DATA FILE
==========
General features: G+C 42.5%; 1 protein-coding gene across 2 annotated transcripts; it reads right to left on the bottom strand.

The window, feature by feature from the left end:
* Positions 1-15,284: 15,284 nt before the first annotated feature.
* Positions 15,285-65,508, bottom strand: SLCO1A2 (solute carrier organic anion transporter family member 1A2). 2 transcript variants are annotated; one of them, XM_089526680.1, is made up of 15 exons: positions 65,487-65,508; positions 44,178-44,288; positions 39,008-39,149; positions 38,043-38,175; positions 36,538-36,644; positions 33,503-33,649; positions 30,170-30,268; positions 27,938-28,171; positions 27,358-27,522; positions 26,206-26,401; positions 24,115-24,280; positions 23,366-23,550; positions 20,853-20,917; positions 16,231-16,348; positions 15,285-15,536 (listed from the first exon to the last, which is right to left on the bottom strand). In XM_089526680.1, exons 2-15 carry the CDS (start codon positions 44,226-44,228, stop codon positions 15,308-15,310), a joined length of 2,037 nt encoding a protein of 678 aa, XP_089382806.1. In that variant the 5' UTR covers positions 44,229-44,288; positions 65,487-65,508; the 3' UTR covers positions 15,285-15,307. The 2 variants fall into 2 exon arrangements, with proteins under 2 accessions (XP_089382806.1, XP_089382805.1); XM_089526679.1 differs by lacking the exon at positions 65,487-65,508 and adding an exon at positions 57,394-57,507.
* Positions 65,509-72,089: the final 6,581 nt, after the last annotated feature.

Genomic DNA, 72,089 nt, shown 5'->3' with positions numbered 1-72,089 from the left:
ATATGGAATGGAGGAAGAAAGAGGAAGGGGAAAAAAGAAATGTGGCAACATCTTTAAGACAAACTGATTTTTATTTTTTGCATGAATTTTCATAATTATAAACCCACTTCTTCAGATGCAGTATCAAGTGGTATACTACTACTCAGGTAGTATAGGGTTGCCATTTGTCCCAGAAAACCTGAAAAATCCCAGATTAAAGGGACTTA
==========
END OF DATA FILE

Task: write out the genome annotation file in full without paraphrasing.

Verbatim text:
General features: G+C 42.5%; 1 protein-coding gene across 2 annotated transcripts; it reads right to left on the bottom strand.

The window, feature by feature from the left end:
* Positions 1-15,284: 15,284 nt before the first annotated feature.
* Positions 15,285-65,508, bottom strand: SLCO1A2 (solute carrier organic anion transporter family member 1A2). 2 transcript variants are annotated; one of them, XM_089526680.1, is made up of 15 exons: positions 65,487-65,508; positions 44,178-44,288; positions 39,008-39,149; positions 38,043-38,175; positions 36,538-36,644; positions 33,503-33,649; positions 30,170-30,268; positions 27,938-28,171; positions 27,358-27,522; positions 26,206-26,401; positions 24,115-24,280; positions 23,366-23,550; positions 20,853-20,917; positions 16,231-16,348; positions 15,285-15,536 (listed from the first exon to the last, which is right to left on the bottom strand). In XM_089526680.1, exons 2-15 carry the CDS (start codon positions 44,226-44,228, stop codon positions 15,308-15,310), a joined length of 2,037 nt encoding a protein of 678 aa, XP_089382806.1. In that variant the 5' UTR covers positions 44,229-44,288; positions 65,487-65,508; the 3' UTR covers positions 15,285-15,307. The 2 variants fall into 2 exon arrangements, with proteins under 2 accessions (XP_089382806.1, XP_089382805.1); XM_089526679.1 differs by lacking the exon at positions 65,487-65,508 and adding an exon at positions 57,394-57,507.
* Positions 65,509-72,089: the final 6,581 nt, after the last annotated feature.

Genomic DNA, 72,089 nt, shown 5'->3' with positions numbered 1-72,089 from the left:
ATATGGAATGGAGGAAGAAAGAGGAAGGGGAAAAAAGAAATGTGGCAACATCTTTAAGACAAACTGATTTTTATTTTTTGCATGAATTTTCATAATTATAAACCCACTTCTTCAGATGCAGTATCAAGTGGTATACTACTACTCAGGTAGTATAGGGTTGCCATTTGTCCCAGAAAACCTGAAAAATCCCAGATTAAAGGGACTTA